SARAJEVO (Reuters) - Police interrupted election tellers in the Bosnian town of Srebrenica, site of the 1995 genocide of 8,000 Muslims, just as they were about to recount ballots in a tense vote which may bring the town its first Serb mayor since the war.
Srebrenica became a symbol of Bosniak suffering in the 1992-95 Bosnian war when Bosnian Serb forces surrounded the town, a U.N-protected enclave, and killed its Muslim men and boys.
In Sunday’s local election, 70 percent of votes cast locally went to a Bosnian Serb, Mladen Grujicic, causing uproar in a town that is still deeply scarred by the massacre, Europe’s worst atrocity since World War Two.
Grujicic, like many other Serbs, denies that the massacre amounted to a genocide as the International Criminal Tribunal for the former Yugoslavia (ICTY) has ruled.
Incumbent mayor Camil Durakovic, a Muslim Bosniak, still hopes to overturn Grujicic’s lead when the votes of thousands of Muslim Srebrenica survivors scattered around Bosnia and the world are counted in Sarajevo.
Bosnia’s central election commission ordered a partial recount of votes already in because of suspected irregularities.
But the town’s election authorities halted the recount on Wednesday after Bosnian Serb police entered their offices and questioned their chief. Police said they were securing election documents.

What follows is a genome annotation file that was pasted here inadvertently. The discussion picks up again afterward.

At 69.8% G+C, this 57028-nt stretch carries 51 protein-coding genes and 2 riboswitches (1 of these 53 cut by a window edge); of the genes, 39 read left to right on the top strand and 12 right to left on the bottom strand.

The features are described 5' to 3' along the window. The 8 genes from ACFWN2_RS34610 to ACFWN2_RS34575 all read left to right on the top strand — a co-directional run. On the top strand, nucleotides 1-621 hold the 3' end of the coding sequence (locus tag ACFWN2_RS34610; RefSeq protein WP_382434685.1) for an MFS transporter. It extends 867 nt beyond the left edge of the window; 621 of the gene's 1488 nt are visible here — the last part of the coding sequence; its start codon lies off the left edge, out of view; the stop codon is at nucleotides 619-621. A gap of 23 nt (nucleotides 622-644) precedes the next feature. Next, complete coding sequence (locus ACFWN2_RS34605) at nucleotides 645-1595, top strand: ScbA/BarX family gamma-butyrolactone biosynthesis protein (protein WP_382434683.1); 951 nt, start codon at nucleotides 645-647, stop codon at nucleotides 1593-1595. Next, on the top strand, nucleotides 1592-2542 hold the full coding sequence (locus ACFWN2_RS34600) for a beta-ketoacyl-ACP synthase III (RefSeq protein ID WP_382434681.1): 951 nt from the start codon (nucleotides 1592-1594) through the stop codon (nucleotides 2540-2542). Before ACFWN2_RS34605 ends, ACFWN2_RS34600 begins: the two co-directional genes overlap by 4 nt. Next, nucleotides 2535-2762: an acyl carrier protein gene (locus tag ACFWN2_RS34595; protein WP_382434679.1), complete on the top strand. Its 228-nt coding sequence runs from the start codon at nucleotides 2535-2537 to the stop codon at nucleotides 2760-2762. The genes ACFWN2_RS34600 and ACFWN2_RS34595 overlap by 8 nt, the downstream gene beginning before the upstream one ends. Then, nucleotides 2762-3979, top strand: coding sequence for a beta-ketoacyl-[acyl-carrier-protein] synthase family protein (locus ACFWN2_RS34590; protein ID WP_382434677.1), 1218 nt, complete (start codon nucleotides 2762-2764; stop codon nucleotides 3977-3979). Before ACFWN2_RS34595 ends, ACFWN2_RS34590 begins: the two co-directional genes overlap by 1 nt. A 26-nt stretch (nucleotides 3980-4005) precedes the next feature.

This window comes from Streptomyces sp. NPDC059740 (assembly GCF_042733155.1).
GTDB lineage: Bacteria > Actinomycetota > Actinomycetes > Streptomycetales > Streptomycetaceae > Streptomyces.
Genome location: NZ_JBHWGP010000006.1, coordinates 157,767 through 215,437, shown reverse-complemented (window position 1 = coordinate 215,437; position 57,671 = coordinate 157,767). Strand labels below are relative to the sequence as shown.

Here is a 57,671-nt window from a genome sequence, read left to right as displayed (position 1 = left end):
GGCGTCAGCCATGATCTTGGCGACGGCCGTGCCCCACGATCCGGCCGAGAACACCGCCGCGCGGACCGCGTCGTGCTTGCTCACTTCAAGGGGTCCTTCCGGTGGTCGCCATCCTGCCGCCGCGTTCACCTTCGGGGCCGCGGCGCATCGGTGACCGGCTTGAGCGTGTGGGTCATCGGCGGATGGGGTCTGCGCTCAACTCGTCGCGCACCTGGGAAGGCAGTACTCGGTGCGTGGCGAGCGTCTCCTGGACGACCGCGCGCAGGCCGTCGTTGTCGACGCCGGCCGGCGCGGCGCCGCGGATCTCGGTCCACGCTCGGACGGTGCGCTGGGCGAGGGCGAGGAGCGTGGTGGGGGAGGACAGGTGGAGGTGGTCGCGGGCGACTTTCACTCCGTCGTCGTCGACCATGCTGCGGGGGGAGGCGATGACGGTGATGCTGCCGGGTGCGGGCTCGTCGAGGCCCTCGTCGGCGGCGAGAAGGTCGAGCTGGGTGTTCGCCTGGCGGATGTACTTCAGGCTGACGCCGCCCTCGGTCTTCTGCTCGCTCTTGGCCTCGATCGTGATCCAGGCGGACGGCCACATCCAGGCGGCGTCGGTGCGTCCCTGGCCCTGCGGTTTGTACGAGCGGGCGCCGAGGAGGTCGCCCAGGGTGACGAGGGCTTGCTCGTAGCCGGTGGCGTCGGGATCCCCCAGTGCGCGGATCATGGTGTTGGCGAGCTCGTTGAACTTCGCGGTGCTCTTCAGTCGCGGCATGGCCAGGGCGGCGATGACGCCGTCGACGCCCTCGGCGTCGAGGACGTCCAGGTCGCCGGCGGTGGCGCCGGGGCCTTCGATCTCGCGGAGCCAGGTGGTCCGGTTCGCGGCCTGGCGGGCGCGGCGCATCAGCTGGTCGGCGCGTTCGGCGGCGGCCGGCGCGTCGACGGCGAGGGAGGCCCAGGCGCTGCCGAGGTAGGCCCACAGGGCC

“This is direct pressure on the work of the municipal election commission,” said chairman Nermin Alivuković, adding that they would await further instructions from Bosnia’s Central Election Commission (CIK) before proceeding.
The ICTY has jailed a number of Bosnian Serbs over the massacre. This year, the Bosnian Serbs’ wartime political leader Radovan Karadzic was sentenced to 40 years in jail for crimes including the massacre.
Most Serbs dispute the death toll as well as denying that the massacre, the final straw that triggered the NATO intervention that ended the war, amounts to a genocide.
On Tuesday, Grujicic said he had received telephoned threats against him and his family, and a restaurant owned by a Bosniak in Srebrenica was demolished the same night.
When Bosniaks began returning to Srebrenica after 2000, the international community, then closely involved in Bosnia’s peace process, promised them protection. Now many fear they may be forced to leave their homes again.
Many returnees are elderly women who wanted to be close to the graves of their relatives. So far, the bodies of 6,300 victims have been found in hundreds of mass graves scattered across eastern Bosnia and moved to a cemetery on the edge of the town.
Reporting by Daria Sito-Sucic; Editing by Thomas Escritt and Richard Balmforth